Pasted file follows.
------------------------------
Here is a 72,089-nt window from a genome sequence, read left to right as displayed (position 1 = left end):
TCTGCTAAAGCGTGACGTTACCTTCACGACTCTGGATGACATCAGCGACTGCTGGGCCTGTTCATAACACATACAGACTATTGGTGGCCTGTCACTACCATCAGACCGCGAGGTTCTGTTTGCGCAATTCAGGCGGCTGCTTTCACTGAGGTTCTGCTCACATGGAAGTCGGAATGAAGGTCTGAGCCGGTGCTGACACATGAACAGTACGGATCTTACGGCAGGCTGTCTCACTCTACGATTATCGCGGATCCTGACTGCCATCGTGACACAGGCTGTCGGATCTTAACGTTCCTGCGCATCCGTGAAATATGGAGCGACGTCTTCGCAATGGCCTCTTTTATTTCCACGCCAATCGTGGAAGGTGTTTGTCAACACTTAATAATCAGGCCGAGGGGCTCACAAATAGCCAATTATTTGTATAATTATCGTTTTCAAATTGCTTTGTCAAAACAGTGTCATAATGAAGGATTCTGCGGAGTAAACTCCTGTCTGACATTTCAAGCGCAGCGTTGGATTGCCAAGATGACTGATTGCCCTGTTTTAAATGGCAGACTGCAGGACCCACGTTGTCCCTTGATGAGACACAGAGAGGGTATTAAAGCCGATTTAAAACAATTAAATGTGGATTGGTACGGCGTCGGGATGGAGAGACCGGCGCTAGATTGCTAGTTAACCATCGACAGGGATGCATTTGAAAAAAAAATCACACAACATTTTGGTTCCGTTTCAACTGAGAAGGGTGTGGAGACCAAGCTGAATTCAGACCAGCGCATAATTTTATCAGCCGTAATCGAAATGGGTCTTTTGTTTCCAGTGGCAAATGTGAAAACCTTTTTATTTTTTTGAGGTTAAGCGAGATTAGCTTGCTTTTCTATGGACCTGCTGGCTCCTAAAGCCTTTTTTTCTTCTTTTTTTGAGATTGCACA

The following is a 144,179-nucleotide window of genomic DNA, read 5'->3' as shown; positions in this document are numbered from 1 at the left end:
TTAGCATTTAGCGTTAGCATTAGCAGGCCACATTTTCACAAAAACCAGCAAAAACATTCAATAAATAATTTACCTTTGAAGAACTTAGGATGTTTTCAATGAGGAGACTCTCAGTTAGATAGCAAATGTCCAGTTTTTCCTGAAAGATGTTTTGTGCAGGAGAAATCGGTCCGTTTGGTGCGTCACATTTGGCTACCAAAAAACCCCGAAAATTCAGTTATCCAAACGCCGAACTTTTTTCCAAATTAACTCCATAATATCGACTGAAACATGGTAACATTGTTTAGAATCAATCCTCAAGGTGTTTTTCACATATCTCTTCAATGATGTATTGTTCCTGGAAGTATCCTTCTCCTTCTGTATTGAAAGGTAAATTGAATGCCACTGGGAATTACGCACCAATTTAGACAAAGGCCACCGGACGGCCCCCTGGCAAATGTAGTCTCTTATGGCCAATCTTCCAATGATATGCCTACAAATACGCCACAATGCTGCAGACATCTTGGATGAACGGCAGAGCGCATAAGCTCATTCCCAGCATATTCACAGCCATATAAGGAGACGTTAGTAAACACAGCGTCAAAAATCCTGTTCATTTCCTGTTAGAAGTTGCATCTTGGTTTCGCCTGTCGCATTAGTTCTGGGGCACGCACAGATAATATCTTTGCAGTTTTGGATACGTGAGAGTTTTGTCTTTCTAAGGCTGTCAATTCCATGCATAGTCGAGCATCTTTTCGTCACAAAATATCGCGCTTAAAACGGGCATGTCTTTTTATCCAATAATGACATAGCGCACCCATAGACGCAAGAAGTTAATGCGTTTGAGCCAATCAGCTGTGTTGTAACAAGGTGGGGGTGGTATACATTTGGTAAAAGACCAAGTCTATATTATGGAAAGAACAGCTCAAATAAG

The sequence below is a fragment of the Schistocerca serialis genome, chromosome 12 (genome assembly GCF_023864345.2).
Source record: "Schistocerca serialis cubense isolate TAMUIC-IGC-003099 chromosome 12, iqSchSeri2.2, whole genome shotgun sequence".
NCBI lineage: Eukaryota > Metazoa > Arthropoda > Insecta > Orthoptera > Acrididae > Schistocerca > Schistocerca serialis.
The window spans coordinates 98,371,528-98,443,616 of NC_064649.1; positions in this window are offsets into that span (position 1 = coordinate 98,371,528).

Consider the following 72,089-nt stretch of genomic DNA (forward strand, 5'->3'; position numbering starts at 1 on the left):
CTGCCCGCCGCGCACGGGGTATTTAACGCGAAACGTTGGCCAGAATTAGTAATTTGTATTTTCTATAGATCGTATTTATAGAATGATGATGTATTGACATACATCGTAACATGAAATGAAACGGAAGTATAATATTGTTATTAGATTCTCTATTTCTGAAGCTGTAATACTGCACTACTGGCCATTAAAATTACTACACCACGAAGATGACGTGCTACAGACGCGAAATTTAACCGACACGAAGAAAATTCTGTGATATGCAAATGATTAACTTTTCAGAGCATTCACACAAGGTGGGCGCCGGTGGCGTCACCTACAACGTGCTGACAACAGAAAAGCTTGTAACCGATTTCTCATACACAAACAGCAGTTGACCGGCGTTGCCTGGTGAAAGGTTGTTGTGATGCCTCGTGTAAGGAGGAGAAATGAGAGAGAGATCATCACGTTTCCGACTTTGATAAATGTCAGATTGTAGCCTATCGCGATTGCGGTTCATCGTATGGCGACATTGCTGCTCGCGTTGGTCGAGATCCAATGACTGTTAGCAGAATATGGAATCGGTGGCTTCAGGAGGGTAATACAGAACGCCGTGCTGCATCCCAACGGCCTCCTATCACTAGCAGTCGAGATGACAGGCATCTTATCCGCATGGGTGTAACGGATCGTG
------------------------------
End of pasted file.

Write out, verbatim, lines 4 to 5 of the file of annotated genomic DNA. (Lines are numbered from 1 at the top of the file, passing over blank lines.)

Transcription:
TTAGCATTTAGCGTTAGCATTAGCAGGCCACATTTTCACAAAAACCAGCAAAAACATTCAATAAATAATTTACCTTTGAAGAACTTAGGATGTTTTCAATGAGGAGACTCTCAGTTAGATAGCAAATGTCCAGTTTTTCCTGAAAGATGTTTTGTGCAGGAGAAATCGGTCCGTTTGGTGCGTCACATTTGGCTACCAAAAAACCCCGAAAATTCAGTTATCCAAACGCCGAACTTTTTTCCAAATTAACTCCATAATATCGACTGAAACATGGTAACATTGTTTAGAATCAATCCTCAAGGTGTTTTTCACATATCTCTTCAATGATGTATTGTTCCTGGAAGTATCCTTCTCCTTCTGTATTGAAAGGTAAATTGAATGCCACTGGGAATTACGCACCAATTTAGACAAAGGCCACCGGACGGCCCCCTGGCAAATGTAGTCTCTTATGGCCAATCTTCCAATGATATGCCTACAAATACGCCACAATGCTGCAGACATCTTGGATGAACGGCAGAGCGCATAAGCTCATTCCCAGCATATTCACAGCCATATAAGGAGACGTTAGTAAACACAGCGTCAAAAATCCTGTTCATTTCCTGTTAGAAGTTGCATCTTGGTTTCGCCTGTCGCATTAGTTCTGGGGCACGCACAGATAATATCTTTGCAGTTTTGGATACGTGAGAGTTTTGTCTTTCTAAGGCTGTCAATTCCATGCATAGTCGAGCATCTTTTCGTCACAAAATATCGCGCTTAAAACGGGCATGTCTTTTTATCCAATAATGACATAGCGCACCCATAGACGCAAGAAGTTAATGCGTTTGAGCCAATCAGCTGTGTTGTAACAAGGTGGGGGTGGTATACATTTGGTAAAAGACCAAGTCTATATTATGGAAAGAACAGCTCAAATAAG

The sequence below is a fragment of the Schistocerca serialis genome, chromosome 12 (genome assembly GCF_023864345.2).